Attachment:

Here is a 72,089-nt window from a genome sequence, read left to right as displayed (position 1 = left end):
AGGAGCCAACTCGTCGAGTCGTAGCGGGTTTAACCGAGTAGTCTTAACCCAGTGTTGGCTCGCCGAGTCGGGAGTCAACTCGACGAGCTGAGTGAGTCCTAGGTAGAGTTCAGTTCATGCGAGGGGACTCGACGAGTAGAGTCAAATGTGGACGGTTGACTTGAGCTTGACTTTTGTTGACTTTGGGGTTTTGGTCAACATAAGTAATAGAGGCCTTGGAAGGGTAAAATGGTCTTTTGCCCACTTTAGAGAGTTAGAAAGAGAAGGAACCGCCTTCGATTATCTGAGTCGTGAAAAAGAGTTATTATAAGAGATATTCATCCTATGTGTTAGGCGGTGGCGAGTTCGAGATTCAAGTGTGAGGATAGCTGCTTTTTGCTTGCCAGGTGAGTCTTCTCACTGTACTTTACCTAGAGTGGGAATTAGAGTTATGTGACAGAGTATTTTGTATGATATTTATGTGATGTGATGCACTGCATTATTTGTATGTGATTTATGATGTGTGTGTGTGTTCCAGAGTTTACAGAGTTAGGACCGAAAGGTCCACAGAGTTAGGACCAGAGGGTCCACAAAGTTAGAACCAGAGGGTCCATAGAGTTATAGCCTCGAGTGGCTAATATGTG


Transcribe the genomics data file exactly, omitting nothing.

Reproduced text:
Here is a 72,089-nt window from a genome sequence, read left to right as displayed (position 1 = left end):
AGGAGCCAACTCGTCGAGTCGTAGCGGGTTTAACCGAGTAGTCTTAACCCAGTGTTGGCTCGCCGAGTCGGGAGTCAACTCGACGAGCTGAGTGAGTCCTAGGTAGAGTTCAGTTCATGCGAGGGGACTCGACGAGTAGAGTCAAATGTGGACGGTTGACTTGAGCTTGACTTTTGTTGACTTTGGGGTTTTGGTCAACATAAGTAATAGAGGCCTTGGAAGGGTAAAATGGTCTTTTGCCCACTTTAGAGAGTTAGAAAGAGAAGGAACCGCCTTCGATTATCTGAGTCGTGAAAAAGAGTTATTATAAGAGATATTCATCCTATGTGTTAGGCGGTGGCGAGTTCGAGATTCAAGTGTGAGGATAGCTGCTTTTTGCTTGCCAGGTGAGTCTTCTCACTGTACTTTACCTAGAGTGGGAATTAGAGTTATGTGACAGAGTATTTTGTATGATATTTATGTGATGTGATGCACTGCATTATTTGTATGTGATTTATGATGTGTGTGTGTGTTCCAGAGTTTACAGAGTTAGGACCGAAAGGTCCACAGAGTTAGGACCAGAGGGTCCACAAAGTTAGAACCAGAGGGTCCATAGAGTTATAGCCTCGAGTGGCTAATATGTG